The razing of the Babri Masjid by a Hindu mob 25 years ago and the riots that followed destroyed my faith in the Indian nation and love for the city of my birth. Though far from the worst tragedy India has faced, it was a defining event for me because I was mature enough by 1992 to absorb its implications.
By way of explaining what I mean by losing faith in the Indian nation, I’ve listed 10 villains of the episode.
Lal Krishna Advani
His chariot traced a bloody path across North India in the autumn of 1990, inflaming communities and triggering riots. He was on a podium overlooking the Babri Masjid on the day of destruction, alongside colleagues like Murli Manohar Joshi and Uma Bharti who could not conceal their elation at the success of the plan. Having done more than any other individual to precipitate the demolition, Advani called December 6, 1992, the saddest day of his life. I’m not sure if he was being hypocritical or disingenuous.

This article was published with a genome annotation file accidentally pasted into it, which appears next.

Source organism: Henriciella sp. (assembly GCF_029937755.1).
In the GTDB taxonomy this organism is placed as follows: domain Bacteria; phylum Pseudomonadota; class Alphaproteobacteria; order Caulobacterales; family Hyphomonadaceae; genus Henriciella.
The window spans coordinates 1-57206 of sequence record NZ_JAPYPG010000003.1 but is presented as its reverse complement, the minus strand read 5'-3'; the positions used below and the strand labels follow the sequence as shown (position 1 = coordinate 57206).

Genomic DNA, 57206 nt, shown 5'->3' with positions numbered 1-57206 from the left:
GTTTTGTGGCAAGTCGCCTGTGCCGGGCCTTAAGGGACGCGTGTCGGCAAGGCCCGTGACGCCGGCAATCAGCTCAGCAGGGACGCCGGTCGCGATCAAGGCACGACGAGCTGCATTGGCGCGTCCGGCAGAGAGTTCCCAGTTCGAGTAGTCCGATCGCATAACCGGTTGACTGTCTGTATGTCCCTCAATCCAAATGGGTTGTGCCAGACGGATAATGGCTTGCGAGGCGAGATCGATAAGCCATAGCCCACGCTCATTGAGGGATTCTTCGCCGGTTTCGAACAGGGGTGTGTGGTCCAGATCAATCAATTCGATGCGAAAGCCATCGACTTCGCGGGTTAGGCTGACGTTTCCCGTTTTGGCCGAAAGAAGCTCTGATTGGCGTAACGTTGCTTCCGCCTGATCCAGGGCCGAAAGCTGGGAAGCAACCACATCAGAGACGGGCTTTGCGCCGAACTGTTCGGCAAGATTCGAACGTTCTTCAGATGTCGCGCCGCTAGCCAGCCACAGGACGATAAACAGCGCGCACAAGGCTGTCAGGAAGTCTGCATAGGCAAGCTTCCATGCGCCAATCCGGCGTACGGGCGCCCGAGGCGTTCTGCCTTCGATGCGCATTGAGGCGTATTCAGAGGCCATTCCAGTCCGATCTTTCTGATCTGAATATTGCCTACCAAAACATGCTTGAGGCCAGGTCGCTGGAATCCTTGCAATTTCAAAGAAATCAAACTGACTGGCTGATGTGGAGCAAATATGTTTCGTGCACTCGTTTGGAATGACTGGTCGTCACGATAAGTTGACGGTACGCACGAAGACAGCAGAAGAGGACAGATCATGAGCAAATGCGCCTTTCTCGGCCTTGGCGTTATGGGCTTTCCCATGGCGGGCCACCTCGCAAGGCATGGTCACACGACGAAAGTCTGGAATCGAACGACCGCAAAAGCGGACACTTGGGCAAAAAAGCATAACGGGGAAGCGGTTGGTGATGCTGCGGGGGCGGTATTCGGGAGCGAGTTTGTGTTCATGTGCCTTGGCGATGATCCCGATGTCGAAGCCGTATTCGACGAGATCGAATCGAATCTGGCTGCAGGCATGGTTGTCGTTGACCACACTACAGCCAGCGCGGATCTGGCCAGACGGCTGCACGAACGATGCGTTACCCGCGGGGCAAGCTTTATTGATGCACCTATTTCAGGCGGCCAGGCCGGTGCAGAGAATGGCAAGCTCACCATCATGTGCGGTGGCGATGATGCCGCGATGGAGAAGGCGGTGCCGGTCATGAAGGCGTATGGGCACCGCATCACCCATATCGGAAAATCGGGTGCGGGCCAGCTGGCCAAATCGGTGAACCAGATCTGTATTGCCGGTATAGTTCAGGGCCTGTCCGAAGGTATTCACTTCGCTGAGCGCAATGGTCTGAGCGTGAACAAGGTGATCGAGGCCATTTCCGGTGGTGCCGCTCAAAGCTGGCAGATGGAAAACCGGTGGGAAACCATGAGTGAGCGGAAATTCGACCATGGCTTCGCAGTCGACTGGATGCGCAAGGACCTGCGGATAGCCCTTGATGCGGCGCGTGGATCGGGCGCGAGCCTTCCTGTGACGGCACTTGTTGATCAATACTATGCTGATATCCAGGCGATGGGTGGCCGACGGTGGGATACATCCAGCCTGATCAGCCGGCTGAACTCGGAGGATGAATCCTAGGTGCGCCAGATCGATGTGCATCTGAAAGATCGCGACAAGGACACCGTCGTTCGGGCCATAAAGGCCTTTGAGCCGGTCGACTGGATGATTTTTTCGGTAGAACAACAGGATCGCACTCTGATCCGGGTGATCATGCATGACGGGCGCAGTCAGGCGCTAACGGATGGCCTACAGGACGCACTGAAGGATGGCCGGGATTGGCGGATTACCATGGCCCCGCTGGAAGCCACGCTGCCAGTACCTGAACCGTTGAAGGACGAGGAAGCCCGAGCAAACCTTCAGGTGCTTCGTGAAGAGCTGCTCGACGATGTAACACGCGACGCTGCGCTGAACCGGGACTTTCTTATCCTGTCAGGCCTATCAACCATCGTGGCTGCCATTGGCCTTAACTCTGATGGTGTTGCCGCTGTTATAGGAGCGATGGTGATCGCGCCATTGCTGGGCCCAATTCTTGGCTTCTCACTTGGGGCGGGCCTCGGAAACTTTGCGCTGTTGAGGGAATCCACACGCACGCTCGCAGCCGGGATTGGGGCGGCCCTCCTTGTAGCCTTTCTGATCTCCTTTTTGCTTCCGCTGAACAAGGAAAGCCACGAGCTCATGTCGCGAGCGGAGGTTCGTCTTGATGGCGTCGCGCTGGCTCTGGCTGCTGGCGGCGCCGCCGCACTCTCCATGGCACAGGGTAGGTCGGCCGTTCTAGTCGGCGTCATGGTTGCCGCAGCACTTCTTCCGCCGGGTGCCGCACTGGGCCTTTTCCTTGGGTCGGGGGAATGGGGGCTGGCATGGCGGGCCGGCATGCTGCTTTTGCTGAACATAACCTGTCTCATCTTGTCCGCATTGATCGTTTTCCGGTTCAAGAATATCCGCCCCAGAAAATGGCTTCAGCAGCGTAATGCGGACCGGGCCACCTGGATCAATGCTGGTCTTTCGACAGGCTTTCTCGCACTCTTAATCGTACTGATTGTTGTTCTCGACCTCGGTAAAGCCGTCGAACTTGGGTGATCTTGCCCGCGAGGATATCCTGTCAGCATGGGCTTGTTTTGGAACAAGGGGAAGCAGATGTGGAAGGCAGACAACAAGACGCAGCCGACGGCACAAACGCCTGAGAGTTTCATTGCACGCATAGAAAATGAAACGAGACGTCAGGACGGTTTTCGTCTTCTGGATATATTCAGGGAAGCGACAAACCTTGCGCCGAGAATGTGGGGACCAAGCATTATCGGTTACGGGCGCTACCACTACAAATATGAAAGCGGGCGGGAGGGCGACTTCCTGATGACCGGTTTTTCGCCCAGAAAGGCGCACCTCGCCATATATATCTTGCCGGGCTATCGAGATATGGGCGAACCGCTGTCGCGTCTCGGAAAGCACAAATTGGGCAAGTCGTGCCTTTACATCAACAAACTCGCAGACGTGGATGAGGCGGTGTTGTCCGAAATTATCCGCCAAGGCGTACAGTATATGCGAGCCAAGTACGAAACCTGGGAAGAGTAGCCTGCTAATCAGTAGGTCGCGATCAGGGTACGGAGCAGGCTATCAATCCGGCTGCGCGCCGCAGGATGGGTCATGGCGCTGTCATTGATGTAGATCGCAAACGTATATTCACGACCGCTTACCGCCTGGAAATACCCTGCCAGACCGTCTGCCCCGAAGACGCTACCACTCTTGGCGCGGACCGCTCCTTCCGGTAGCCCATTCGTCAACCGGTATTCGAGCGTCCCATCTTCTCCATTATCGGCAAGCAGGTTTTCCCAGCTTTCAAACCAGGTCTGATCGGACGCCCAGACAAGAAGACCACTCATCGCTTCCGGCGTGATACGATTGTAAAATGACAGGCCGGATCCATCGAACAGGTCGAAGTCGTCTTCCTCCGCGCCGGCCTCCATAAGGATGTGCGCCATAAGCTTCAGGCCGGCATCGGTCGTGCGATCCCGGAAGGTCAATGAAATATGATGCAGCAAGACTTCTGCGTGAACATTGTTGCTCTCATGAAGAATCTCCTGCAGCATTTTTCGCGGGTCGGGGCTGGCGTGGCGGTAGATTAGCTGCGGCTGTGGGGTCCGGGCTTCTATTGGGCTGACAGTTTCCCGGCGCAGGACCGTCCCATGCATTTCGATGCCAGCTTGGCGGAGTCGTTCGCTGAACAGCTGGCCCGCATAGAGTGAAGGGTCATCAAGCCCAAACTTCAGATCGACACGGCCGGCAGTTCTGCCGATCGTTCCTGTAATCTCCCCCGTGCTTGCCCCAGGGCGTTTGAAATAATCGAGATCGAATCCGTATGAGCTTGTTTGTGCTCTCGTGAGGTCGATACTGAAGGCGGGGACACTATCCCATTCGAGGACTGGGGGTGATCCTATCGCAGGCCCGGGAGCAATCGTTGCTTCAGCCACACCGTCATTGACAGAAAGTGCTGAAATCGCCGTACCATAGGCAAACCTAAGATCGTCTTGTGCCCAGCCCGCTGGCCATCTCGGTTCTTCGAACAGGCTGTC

The Sangh Parivar
The Rashtriya Swayamsevak Sangh, Vishwa Hindu Parishad, Bajrang Dal, Bharatiya Janata Party and associate organisations have single-mindedly promoted an anti-Muslim, anti-Christian, and anti-secular programme for decades. The Ram Mandir movement gave them unprecedented traction and ultimately control of the central government. In the early 1990s, radicals like Sadhvi Ritambhara energised massive audiences with slogans like Kaho garv se ham Hindu hain, Hindustan hamara hai; Jo hamse takraiyega, vo kutte ki maut yahaan par dekho maara jayegaa; Jahaan banii hai masjid, apnaa mandir wahiin banayenge; and Babur ki aulaadon, jao Pakistan yaa kabristan.
PV Narasimha Rao